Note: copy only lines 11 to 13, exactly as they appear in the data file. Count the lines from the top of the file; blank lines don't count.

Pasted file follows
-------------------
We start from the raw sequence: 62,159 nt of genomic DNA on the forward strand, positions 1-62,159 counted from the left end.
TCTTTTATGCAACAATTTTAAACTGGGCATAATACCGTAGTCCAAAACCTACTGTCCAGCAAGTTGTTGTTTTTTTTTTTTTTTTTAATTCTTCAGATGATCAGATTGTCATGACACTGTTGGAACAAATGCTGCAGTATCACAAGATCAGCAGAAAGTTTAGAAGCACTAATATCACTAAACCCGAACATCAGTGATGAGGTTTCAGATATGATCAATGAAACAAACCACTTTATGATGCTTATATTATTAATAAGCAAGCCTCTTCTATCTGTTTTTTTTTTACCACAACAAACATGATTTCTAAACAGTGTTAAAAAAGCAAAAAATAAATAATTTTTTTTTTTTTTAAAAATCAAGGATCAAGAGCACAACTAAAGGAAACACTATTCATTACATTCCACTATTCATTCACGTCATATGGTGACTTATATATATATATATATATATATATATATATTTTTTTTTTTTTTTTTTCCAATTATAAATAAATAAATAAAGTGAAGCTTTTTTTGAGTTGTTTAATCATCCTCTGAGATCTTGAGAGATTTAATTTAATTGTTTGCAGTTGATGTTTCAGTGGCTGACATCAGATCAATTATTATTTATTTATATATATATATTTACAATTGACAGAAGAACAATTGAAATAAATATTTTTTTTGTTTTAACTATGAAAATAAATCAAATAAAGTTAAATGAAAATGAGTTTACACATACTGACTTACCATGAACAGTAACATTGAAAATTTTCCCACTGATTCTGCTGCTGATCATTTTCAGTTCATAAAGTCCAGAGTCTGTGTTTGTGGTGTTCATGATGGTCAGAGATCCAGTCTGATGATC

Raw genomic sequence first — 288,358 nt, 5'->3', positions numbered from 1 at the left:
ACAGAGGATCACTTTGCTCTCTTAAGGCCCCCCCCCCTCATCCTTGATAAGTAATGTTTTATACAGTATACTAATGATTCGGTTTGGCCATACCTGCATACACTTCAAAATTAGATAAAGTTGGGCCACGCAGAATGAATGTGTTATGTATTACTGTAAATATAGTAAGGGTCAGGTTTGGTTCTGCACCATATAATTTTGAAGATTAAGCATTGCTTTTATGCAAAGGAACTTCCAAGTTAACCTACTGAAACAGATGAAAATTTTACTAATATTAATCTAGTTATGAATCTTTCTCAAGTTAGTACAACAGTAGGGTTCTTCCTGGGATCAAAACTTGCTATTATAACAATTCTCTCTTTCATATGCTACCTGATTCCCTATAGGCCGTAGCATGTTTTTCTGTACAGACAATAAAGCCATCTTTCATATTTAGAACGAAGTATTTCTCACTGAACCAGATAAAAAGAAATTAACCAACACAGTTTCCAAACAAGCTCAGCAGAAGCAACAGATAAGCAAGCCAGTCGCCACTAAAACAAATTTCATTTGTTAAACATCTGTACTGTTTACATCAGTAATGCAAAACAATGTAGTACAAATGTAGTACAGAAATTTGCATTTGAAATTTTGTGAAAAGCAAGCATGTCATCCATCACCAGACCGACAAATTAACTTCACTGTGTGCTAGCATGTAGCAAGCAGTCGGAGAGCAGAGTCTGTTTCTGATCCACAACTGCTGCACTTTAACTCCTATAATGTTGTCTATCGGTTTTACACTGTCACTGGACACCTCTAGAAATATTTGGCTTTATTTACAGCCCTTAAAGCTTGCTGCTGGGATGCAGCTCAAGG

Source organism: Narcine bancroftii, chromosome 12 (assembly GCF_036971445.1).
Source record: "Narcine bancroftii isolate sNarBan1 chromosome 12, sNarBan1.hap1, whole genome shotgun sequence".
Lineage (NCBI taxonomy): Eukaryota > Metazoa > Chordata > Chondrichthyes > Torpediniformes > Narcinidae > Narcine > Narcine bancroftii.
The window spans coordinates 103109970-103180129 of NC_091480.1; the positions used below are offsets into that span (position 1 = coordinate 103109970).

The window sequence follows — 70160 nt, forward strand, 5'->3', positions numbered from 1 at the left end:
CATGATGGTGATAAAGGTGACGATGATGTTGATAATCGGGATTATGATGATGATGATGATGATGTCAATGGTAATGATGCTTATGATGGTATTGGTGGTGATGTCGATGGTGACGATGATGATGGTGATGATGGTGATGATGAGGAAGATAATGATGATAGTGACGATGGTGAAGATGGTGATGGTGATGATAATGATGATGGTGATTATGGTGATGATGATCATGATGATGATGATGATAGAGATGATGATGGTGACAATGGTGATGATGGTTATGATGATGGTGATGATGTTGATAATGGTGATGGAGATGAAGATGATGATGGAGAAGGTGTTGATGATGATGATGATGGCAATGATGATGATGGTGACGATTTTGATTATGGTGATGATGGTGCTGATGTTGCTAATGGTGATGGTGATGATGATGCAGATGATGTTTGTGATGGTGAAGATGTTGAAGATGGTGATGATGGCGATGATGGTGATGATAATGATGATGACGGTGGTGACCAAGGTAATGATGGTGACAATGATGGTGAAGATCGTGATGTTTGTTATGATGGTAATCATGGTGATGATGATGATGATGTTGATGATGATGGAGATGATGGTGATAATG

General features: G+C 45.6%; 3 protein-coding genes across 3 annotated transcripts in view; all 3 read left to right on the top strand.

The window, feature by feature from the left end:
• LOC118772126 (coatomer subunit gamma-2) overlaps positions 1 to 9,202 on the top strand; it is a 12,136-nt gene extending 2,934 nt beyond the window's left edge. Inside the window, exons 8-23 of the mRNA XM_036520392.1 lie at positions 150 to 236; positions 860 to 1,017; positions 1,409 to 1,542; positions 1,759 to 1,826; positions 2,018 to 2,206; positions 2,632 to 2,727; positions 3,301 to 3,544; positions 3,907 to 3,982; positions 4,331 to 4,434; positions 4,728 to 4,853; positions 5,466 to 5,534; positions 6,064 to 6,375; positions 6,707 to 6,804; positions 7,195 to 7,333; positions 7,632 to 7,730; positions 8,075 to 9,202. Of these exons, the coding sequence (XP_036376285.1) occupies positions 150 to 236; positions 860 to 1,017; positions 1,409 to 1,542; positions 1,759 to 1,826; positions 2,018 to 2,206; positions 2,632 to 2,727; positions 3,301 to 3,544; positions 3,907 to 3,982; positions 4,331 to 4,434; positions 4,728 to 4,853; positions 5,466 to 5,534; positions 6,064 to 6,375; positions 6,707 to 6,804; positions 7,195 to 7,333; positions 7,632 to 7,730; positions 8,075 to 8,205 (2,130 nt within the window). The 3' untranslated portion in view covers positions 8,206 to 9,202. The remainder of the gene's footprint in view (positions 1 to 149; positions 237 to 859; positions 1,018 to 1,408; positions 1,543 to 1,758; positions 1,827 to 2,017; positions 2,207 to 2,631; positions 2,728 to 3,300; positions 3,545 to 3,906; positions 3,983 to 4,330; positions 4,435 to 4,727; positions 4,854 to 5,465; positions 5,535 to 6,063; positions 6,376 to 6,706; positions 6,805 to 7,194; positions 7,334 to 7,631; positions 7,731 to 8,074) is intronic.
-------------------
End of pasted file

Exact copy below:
General features: G+C 45.6%; 3 protein-coding genes across 3 annotated transcripts in view; all 3 read left to right on the top strand.

The window, feature by feature from the left end:
• LOC118772126 (coatomer subunit gamma-2) overlaps positions 1 to 9,202 on the top strand; it is a 12,136-nt gene extending 2,934 nt beyond the window's left edge. Inside the window, exons 8-23 of the mRNA XM_036520392.1 lie at positions 150 to 236; positions 860 to 1,017; positions 1,409 to 1,542; positions 1,759 to 1,826; positions 2,018 to 2,206; positions 2,632 to 2,727; positions 3,301 to 3,544; positions 3,907 to 3,982; positions 4,331 to 4,434; positions 4,728 to 4,853; positions 5,466 to 5,534; positions 6,064 to 6,375; positions 6,707 to 6,804; positions 7,195 to 7,333; positions 7,632 to 7,730; positions 8,075 to 9,202. Of these exons, the coding sequence (XP_036376285.1) occupies positions 150 to 236; positions 860 to 1,017; positions 1,409 to 1,542; positions 1,759 to 1,826; positions 2,018 to 2,206; positions 2,632 to 2,727; positions 3,301 to 3,544; positions 3,907 to 3,982; positions 4,331 to 4,434; positions 4,728 to 4,853; positions 5,466 to 5,534; positions 6,064 to 6,375; positions 6,707 to 6,804; positions 7,195 to 7,333; positions 7,632 to 7,730; positions 8,075 to 8,205 (2,130 nt within the window). The 3' untranslated portion in view covers positions 8,206 to 9,202. The remainder of the gene's footprint in view (positions 1 to 149; positions 237 to 859; positions 1,018 to 1,408; positions 1,543 to 1,758; positions 1,827 to 2,017; positions 2,207 to 2,631; positions 2,728 to 3,300; positions 3,545 to 3,906; positions 3,983 to 4,330; positions 4,435 to 4,727; positions 4,854 to 5,465; positions 5,535 to 6,063; positions 6,376 to 6,706; positions 6,805 to 7,194; positions 7,334 to 7,631; positions 7,731 to 8,074) is intronic.